Aledade tech is helping solo practitioners stay independent amid value-based shift
As more in healthcare move to value-based care models, independent physicians will need to find ways to keep track of the data and analytics needed to avoid lower reimbursements. Luckily, Shawn Purifoy, MD, owner of the Malvern Family Medical Clinic in Malvern, Arkansas, has found a solution for him.
His clinic is part of the Aledade Arkansas ACO. Aledade is a healthcare IT and services firm paid based on outcomes. It partners with primary care physicians to build and lead accountable care organizations that allow doctors to remain independent and thrive financially by keeping people healthy, Aledade said. The company operates ACOs across 11 states and in partnership with more than 110 practices.
“Value-based care is the primary focus of the work being done within the Aledade ACOs,” Purifoy said. “As an independent, solo practitioner, I would be struggling to keep up with the rapid changes in the healthcare world. I joined Aledade because I want to remain independent.”
Purifoy doesn’t have a hospital or multi-specialty group to provide data and analytics and can’t always count on the state medical society to support the clinic.
“Aledade provides the support and data analysis to help me continue to practice medicine independently,” Purifoy said. “Our incentives are parallel, and I don’t think I would be able to do this type of work on my own.”
Malvern Family Medical Clinic’s care manager uses the Aledade App on a daily basis to identify which of the clinic’s patients have been in the hospital, either as an inpatient or in the emergency room. The clinic then can use the app to create call lists and reach out to these patients to get them into the clinic for follow-up in order to prevent readmission or a return to the emergency room.
Purifoy also uses the app to identify high-risk patients in order to help select them for chronic care management, when appropriate. Prior to Aledade, Purifoy said, the clinic had no actionable way to manage these patients until they showed up in the office.
The technology and services have the potential to reduce the time Purifoy spends working with paperwork and bureaucracy.
“One of the problems with healthcare today is the massive amount of forms and paperwork that seems to be growing exponentially,” Purifoy said. ”Every governmental agency and every different insurance company seems to have its own set of forms and requirements. I don’t think any form of technology has figured out how to fix that problem.”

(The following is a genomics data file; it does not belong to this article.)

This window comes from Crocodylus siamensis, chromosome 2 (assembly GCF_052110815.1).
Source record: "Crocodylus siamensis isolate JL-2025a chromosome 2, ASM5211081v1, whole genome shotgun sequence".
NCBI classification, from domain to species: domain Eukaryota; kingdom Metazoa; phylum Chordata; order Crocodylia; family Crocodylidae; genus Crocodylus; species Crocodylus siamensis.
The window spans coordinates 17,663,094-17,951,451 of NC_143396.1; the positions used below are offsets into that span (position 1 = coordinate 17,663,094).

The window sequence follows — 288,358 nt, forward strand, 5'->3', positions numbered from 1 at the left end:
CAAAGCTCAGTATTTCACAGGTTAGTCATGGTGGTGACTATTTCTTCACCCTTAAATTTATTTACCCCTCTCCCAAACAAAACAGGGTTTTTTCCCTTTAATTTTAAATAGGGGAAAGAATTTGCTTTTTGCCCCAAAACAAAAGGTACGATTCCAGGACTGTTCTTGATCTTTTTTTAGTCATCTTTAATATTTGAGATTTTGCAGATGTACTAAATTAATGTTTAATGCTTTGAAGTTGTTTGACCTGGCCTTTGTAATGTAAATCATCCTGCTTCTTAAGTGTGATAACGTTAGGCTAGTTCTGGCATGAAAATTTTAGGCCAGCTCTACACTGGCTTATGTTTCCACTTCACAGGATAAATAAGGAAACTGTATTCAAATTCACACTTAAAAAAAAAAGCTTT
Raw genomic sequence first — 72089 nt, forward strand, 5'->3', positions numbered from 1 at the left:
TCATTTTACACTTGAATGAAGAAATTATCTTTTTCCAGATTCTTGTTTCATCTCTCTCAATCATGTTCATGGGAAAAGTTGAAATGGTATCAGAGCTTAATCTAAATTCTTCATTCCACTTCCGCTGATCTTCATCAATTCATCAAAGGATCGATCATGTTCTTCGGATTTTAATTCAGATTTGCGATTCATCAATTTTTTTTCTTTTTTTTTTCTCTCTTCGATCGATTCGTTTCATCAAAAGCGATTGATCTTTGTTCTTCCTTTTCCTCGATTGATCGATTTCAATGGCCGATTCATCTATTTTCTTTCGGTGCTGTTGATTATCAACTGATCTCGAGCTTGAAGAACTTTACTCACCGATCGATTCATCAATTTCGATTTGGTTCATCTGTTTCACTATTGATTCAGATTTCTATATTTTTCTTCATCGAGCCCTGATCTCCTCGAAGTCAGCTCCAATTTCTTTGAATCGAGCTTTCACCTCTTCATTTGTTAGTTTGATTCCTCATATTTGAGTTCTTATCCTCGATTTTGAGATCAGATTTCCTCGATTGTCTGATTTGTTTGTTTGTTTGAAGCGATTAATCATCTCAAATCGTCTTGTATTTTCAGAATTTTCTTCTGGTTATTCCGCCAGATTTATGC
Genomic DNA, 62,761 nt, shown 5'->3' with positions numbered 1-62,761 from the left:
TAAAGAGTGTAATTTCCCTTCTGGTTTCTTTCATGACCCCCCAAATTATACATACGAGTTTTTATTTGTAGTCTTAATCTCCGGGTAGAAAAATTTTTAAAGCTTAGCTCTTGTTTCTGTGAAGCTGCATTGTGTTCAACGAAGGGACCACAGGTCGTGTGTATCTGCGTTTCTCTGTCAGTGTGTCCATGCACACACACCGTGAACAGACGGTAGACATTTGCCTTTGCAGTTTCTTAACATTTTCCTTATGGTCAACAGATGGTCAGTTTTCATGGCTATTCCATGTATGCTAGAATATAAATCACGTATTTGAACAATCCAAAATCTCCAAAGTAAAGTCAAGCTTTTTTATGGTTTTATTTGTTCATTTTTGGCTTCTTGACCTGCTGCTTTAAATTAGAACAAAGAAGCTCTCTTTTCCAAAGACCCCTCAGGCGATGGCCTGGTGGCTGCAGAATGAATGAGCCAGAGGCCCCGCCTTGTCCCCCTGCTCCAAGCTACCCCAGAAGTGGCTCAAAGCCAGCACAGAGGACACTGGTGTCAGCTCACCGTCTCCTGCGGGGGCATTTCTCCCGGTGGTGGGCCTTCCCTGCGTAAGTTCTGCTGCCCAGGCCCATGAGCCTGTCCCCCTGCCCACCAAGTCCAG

What Purifoy will say, though, is Aledade is trying to help its practices streamline the process of duplicating work in different venues with one central application.
“As the concept of value-based care becomes more prevalent in the marketplace, Aledade should be able to help practices by leveraging their influence with payers,” Purifoy said. “For instance, when an Aledade ACO can show a payer that the work they are doing is of high quality and cost-efficient, that payer might be more open to decreasing the requirements for things like pre-certifications for radiological tests, or prior authorizations for certain medications.”
In this way, the work at the provider level is lessened while the outcomes are still favorable for patients and for the insurance company, Purifoy said.
The ACO technology has given Purifoy greater visibility into where the clinic’s patients are receiving other care outside of the clinic, which is very important for Purifoy to know. But what’s more, Purifoy also can see the cost of that other care.
“This is accomplished through claims data from CMS,” Purifoy explained. “This allows me to identify duplicative labs, low-value procedures and services, and also differences in charges between specialists. I can identify care gaps and even see if a patient has had their flu or pneumonia shot at a pharmacy, as long as a claim was sent to Medicare.”
Sometimes patients use more than one physician within the same specialty field. Prior to the ACO, Purifoy was never aware of this. Now, Purifoy can use this information to educate patients and cut unnecessary services and costs. It enhances Purifoy’s role as the patient’s primary care physician, something to which Purifoy has found patients very receptive.